Wearing masks, the men broke into her bedroom after dark to confiscate the evidence. They are not the law or the mafia, and she is neither a criminal nor a rat. Baila Gluck was just a 15-year-old girl, and it was just a cell phone, but to the Vaad Hatznius—the self-appointed arbiters of right and wrong in the Satmar Orthodox Jewish community—Baila might as well have been holding a time bomb.
The Satmars, who live in two extremely insular enclaves in Williamsburg, Brooklyn, and in upstate New York, know and fear Vaad Hatznius, which means “modesty committee,” but most people have never heard of the group and its practices, which can include intimidation, threats and even “arrests”—for example, of a girl who attends a party with boys, or a religious man who shaves his beard. While its members have no official permission from the state to engage in law enforcement, Jews who live under the Vaad’s law say beatings, harassment and stolen property are all too common.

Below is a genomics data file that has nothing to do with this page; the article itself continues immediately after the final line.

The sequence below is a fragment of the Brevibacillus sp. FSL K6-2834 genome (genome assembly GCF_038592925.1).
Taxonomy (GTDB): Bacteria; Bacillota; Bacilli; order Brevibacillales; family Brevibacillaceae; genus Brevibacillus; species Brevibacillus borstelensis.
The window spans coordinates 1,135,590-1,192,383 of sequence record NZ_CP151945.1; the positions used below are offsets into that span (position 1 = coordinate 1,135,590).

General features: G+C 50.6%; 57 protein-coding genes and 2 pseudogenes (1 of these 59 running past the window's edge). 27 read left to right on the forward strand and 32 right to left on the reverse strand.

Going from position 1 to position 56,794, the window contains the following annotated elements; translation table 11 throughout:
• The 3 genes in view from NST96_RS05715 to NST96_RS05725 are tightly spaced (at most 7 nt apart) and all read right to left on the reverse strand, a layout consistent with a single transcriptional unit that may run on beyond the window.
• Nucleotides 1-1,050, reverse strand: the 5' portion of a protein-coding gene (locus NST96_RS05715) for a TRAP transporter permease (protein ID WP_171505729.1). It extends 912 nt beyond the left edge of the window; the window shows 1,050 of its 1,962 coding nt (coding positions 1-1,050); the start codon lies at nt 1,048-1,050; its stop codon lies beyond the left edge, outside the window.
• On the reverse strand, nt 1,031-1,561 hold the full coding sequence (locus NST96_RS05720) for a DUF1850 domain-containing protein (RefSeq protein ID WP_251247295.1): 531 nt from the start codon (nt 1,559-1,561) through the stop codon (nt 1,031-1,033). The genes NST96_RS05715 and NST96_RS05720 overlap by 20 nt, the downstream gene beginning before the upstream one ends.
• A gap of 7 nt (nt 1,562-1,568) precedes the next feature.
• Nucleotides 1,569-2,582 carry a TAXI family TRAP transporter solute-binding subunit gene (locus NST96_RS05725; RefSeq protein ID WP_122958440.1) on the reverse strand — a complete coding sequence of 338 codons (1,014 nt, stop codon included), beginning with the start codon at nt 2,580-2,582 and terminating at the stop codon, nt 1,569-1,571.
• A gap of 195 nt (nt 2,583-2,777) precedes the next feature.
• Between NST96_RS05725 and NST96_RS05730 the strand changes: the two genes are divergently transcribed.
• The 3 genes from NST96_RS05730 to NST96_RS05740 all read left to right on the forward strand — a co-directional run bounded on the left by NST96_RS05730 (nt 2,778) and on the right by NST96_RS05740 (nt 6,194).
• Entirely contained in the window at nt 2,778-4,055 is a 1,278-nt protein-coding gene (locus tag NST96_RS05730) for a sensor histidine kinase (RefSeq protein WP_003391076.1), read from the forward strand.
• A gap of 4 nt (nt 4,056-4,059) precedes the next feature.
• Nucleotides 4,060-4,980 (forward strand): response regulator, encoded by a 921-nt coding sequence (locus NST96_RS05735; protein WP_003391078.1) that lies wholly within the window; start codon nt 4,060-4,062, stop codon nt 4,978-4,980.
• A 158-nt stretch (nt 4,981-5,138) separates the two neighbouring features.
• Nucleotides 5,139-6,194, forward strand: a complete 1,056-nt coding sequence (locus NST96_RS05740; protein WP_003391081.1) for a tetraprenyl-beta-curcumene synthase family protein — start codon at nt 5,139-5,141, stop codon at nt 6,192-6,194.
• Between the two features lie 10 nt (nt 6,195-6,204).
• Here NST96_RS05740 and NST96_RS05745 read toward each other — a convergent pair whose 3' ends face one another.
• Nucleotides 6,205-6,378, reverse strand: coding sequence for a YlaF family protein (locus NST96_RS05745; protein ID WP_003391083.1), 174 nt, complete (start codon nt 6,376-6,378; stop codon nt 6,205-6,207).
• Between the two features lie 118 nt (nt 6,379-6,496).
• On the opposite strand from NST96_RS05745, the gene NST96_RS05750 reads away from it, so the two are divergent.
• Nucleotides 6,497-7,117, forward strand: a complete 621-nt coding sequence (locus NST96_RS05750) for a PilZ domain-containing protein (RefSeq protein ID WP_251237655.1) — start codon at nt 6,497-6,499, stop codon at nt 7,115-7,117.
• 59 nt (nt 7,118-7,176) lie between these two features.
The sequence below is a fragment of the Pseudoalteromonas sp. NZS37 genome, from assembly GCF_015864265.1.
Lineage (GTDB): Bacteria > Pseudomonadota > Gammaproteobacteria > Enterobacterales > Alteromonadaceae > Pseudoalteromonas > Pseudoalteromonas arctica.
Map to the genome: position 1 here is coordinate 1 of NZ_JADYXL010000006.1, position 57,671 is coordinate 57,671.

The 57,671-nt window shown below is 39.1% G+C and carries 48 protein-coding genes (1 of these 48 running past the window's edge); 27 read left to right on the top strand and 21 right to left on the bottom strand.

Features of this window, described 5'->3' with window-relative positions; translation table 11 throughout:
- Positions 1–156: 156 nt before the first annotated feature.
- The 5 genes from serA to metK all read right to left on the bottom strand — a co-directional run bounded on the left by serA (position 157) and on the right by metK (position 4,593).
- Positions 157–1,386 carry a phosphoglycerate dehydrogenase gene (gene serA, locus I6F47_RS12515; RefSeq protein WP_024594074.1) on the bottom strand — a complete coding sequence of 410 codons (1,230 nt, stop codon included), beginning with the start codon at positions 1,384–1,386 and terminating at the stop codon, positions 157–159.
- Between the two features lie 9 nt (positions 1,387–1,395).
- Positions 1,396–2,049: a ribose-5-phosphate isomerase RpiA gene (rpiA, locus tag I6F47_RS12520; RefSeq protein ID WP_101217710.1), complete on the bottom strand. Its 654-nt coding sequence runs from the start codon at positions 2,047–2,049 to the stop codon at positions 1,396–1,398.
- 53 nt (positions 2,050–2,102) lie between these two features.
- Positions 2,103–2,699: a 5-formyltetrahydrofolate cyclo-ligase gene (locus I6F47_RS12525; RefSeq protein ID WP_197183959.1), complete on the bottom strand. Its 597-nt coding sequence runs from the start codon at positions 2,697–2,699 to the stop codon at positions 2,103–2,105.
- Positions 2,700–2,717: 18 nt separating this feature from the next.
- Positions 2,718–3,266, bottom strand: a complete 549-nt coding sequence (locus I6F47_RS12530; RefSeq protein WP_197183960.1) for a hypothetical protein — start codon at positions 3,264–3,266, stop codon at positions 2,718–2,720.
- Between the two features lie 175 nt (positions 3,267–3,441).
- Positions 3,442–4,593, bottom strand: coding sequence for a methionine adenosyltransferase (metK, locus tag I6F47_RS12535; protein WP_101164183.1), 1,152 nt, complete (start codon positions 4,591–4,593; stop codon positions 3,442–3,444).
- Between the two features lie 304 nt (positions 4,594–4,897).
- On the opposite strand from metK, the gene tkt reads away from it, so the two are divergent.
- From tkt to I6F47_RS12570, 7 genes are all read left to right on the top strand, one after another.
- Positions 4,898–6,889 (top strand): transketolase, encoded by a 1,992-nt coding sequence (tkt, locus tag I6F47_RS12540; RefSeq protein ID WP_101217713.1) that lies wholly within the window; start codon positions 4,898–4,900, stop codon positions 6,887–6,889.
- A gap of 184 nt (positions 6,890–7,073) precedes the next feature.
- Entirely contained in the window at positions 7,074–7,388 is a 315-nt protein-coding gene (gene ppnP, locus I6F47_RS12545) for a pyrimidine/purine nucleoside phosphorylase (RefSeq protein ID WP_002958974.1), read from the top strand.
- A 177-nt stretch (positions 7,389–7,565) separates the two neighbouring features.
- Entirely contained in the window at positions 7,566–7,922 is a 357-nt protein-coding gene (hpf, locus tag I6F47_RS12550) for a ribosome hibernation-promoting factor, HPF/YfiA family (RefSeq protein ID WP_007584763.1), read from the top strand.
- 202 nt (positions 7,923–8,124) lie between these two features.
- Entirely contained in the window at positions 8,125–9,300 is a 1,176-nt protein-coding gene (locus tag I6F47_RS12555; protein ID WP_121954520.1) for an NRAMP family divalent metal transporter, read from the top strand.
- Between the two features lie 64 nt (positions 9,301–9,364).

“Many within in the community call it the Taliban as a joke,” said Deborah Feldman, who grew up in Satmar Williamsburg and is the author of Unorthodox: The Scandalous Rejection of my Hasidic Roots.
“They answer to no one. They can get away with whatever they want,” Feldman said.
But this week the Vaad is answering to the New York court system, at least indirectly, through the trial of Nechemya Weberman, 54, a counselor charged with 60 counts of child molestation for sexually abusing a 12-year-old girl who was under his care for nearly three years. Weberman took the stand this week and vehemently denied the allegations, saying he “never, ever” raped or assaulted the girl. The accuser, now 18, previously testified that, among other things, Weberman locked her in a room and made her re-enact pornographic movies.